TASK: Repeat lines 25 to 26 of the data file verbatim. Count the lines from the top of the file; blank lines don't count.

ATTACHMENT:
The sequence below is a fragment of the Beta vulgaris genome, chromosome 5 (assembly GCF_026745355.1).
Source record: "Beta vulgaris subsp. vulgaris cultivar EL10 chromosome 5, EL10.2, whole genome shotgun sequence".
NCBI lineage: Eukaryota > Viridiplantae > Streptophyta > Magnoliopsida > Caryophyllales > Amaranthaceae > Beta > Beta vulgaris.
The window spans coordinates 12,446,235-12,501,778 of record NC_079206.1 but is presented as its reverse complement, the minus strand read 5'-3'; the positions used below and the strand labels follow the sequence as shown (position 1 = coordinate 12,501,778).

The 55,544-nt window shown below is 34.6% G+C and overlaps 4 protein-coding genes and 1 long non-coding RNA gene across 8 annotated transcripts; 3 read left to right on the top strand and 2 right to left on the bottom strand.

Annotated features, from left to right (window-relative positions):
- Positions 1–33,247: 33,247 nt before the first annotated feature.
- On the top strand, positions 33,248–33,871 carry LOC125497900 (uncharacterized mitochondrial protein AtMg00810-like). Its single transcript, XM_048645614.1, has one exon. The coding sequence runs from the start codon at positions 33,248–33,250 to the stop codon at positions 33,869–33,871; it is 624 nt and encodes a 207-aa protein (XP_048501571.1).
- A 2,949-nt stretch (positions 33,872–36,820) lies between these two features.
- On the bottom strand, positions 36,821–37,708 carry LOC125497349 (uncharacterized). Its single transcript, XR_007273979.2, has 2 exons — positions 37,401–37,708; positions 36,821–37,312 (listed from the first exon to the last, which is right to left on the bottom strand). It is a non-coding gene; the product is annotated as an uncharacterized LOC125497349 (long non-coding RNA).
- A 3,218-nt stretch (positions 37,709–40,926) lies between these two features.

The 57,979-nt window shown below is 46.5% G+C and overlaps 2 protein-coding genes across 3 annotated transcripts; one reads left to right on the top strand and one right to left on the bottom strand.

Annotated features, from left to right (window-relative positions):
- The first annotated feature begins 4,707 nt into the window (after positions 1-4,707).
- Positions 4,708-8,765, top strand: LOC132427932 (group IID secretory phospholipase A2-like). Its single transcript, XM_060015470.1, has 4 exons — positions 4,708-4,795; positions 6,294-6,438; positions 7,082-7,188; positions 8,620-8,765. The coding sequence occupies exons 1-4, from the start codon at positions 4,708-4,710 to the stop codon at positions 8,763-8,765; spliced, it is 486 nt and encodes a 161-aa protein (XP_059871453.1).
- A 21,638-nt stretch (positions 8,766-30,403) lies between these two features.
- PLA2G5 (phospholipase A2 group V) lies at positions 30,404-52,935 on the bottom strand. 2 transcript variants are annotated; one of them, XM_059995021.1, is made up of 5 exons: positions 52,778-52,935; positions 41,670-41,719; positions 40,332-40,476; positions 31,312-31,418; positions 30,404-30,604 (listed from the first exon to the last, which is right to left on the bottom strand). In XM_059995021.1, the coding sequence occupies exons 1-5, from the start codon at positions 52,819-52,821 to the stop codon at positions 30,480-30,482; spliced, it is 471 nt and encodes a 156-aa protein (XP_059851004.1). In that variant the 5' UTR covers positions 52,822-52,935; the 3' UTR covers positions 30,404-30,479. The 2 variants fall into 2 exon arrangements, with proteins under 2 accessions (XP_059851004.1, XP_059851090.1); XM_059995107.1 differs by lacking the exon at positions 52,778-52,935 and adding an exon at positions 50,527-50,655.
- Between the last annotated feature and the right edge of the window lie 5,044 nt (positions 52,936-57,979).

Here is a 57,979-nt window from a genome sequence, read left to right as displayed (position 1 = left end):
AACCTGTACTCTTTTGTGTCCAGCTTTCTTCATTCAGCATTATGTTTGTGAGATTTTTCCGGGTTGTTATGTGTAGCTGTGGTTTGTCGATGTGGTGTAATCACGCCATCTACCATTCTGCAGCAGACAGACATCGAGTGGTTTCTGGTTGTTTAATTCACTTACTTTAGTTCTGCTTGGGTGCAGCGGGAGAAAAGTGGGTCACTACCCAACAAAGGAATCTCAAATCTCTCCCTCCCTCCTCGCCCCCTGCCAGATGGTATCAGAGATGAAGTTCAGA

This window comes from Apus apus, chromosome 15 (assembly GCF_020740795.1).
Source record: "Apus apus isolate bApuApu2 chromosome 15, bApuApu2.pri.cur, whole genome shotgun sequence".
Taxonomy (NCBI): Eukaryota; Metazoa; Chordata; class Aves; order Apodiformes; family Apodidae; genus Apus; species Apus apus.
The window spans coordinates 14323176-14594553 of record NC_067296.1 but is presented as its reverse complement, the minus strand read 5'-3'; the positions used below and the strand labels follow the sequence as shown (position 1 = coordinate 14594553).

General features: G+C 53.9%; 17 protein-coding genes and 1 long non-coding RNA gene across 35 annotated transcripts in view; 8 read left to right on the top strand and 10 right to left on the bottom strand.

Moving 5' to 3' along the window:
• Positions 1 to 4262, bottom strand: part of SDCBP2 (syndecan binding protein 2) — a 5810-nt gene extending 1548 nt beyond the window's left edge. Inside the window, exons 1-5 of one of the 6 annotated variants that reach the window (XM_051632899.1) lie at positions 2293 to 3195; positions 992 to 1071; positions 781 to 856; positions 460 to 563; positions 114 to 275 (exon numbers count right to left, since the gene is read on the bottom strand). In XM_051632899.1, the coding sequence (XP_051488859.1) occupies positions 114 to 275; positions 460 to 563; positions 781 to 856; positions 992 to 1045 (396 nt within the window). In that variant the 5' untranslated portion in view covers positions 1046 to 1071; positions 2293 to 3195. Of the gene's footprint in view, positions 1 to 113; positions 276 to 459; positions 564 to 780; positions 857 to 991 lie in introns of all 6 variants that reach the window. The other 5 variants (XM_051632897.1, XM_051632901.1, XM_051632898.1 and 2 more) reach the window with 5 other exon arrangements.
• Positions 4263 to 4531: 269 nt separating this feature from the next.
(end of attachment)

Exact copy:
General features: G+C 53.9%; 17 protein-coding genes and 1 long non-coding RNA gene across 35 annotated transcripts in view; 8 read left to right on the top strand and 10 right to left on the bottom strand.

Moving 5' to 3' along the window: